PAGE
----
The Broken Arrow Police Department is using advanced technology to help with crime scene investigations.
The new Unmanned Aerial System, or a drone as many of us call it, is part of the department’s crime scene unit.
The drone is the newest addition to the Broken Arrow Police Department thanks to a $2,500 donation from the citizens’ academy alumni association.
It’s pretty rare for a department in the region to have its own drone.
Tulsa County Sheriff’s Office doesn’t have one, only saying it is a wish list item.
A private citizen just donated two drones to Rogers County for help with daily operations.
“It is definitely going to help us do our jobs better,” said BAPD Officer James Koch.
Those jobs include crime and collision scene investigation, search and rescue operations and tactical situations.
“It is more cost-effective and easier and quicker to deploy this than a helicopter,” Koch said.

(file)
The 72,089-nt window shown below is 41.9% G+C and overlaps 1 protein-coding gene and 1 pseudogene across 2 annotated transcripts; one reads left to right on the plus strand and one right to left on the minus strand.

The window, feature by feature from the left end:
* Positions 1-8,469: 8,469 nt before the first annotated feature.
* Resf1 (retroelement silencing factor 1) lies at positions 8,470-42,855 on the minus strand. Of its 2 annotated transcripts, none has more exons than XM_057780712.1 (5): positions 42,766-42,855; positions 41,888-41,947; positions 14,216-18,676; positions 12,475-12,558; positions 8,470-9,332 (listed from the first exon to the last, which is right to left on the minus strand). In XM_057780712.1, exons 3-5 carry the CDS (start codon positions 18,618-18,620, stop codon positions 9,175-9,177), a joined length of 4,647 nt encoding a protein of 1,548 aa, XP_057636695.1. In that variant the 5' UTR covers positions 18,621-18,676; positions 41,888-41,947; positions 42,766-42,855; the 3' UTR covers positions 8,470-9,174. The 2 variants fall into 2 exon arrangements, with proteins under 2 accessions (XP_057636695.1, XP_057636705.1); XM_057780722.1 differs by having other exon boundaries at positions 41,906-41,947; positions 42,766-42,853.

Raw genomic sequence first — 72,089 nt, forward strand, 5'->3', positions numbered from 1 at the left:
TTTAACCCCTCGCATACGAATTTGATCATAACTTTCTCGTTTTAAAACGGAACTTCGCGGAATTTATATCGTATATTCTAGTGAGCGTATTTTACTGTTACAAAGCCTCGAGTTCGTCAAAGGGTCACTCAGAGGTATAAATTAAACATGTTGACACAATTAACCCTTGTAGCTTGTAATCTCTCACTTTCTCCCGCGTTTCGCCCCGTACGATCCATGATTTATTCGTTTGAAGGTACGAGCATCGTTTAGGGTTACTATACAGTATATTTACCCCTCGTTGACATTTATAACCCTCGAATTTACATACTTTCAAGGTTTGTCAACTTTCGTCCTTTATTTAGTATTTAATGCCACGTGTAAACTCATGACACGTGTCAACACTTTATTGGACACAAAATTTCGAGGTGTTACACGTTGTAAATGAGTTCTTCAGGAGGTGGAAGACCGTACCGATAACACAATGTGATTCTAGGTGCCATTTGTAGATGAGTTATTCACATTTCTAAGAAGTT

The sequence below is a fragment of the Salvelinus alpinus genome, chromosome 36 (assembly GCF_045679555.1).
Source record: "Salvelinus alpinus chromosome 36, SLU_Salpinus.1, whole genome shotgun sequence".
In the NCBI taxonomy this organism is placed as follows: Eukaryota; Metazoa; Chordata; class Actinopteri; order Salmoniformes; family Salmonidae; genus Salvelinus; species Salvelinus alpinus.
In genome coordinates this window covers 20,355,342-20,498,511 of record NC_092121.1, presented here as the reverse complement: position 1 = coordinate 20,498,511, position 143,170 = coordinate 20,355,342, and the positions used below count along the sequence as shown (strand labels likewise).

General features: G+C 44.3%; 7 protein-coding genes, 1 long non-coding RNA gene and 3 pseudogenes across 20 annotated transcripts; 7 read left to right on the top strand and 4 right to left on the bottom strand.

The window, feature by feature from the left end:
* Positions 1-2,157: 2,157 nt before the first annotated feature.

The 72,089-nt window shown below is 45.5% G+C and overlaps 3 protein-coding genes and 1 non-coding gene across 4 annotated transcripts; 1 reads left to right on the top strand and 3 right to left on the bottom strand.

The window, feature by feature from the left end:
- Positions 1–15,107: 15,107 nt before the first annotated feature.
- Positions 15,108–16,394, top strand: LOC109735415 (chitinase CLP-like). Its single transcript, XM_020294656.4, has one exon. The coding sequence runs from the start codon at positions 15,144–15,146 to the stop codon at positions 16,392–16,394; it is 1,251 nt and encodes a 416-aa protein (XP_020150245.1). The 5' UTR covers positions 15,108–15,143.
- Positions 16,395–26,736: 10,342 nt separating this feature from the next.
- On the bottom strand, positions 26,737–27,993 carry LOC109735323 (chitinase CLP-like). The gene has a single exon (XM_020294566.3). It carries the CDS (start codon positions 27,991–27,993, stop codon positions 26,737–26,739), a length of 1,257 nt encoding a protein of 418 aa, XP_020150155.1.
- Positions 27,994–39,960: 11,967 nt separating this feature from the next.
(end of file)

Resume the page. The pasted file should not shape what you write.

Crime Scene investigator Jackie Smithson gave a tutorial and explained rules and regulations that come along with the drone.
Because some people on social media worry about privacy.
“Get ready to get tickets in the mail from the drone catching you speeding or peeking through your window. Privacy gone!” wrote Mike N Ashlyn.
Another person expressed support for them as long as it’s not invading property rights.
“As long as it’s not used to infringe on property rights of the people I see no problem with it,” wrote Weldon Bell.
“Love it! Much safer than risking officers’ lives,” wrote Judith A Lawson Henson.
“It should have strict guidelines. Great asset for SWAT,” wrote Charlie Daugherty.
“Can’t be above people or buildings that aren’t involved in the situation,” said Jackie Smithson.
The department tells us the drone will never be used for routine patrol functions or searches without a warrant.
BAPD says this is just the first in a fleet of drones they hope to grow. In the future, they plan to purchase models that can be outfitted with FLIR cameras and be able to sustain stronger winds.